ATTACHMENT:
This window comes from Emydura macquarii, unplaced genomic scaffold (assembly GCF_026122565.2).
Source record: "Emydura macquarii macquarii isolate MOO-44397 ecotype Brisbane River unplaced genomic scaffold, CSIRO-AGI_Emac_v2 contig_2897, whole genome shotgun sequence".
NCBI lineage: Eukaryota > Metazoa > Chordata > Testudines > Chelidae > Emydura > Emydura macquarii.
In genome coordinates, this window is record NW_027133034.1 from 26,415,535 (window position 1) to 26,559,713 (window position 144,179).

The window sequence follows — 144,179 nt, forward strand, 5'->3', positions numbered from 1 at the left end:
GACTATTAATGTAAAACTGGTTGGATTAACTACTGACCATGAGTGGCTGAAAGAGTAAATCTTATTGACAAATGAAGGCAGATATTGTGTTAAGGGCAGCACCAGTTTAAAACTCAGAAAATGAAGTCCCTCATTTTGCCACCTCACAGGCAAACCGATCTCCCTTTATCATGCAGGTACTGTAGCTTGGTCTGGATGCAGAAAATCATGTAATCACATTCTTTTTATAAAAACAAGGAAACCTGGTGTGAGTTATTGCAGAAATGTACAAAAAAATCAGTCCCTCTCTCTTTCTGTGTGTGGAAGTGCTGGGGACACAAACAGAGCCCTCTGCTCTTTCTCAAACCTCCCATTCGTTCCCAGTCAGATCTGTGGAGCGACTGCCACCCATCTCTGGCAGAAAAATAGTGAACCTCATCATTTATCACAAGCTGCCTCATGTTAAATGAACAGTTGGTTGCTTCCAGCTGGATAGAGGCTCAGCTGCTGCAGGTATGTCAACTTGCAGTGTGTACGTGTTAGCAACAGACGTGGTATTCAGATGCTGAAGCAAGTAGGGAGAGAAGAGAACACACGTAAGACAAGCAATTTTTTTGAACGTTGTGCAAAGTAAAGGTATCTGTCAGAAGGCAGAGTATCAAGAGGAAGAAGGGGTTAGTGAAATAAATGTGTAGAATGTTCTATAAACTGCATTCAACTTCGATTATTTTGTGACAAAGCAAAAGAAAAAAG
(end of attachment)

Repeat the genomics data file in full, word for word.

This window comes from Emydura macquarii, unplaced genomic scaffold (assembly GCF_026122565.2).
Source record: "Emydura macquarii macquarii isolate MOO-44397 ecotype Brisbane River unplaced genomic scaffold, CSIRO-AGI_Emac_v2 contig_2897, whole genome shotgun sequence".
NCBI lineage: Eukaryota > Metazoa > Chordata > Testudines > Chelidae > Emydura > Emydura macquarii.
In genome coordinates, this window is record NW_027133034.1 from 26,415,535 (window position 1) to 26,559,713 (window position 144,179).

The window sequence follows — 144,179 nt, forward strand, 5'->3', positions numbered from 1 at the left end:
GACTATTAATGTAAAACTGGTTGGATTAACTACTGACCATGAGTGGCTGAAAGAGTAAATCTTATTGACAAATGAAGGCAGATATTGTGTTAAGGGCAGCACCAGTTTAAAACTCAGAAAATGAAGTCCCTCATTTTGCCACCTCACAGGCAAACCGATCTCCCTTTATCATGCAGGTACTGTAGCTTGGTCTGGATGCAGAAAATCATGTAATCACATTCTTTTTATAAAAACAAGGAAACCTGGTGTGAGTTATTGCAGAAATGTACAAAAAAATCAGTCCCTCTCTCTTTCTGTGTGTGGAAGTGCTGGGGACACAAACAGAGCCCTCTGCTCTTTCTCAAACCTCCCATTCGTTCCCAGTCAGATCTGTGGAGCGACTGCCACCCATCTCTGGCAGAAAAATAGTGAACCTCATCATTTATCACAAGCTGCCTCATGTTAAATGAACAGTTGGTTGCTTCCAGCTGGATAGAGGCTCAGCTGCTGCAGGTATGTCAACTTGCAGTGTGTACGTGTTAGCAACAGACGTGGTATTCAGATGCTGAAGCAAGTAGGGAGAGAAGAGAACACACGTAAGACAAGCAATTTTTTTGAACGTTGTGCAAAGTAAAGGTATCTGTCAGAAGGCAGAGTATCAAGAGGAAGAAGGGGTTAGTGAAATAAATGTGTAGAATGTTCTATAAACTGCATTCAACTTCGATTATTTTGTGACAAAGCAAAAGAAAAAAG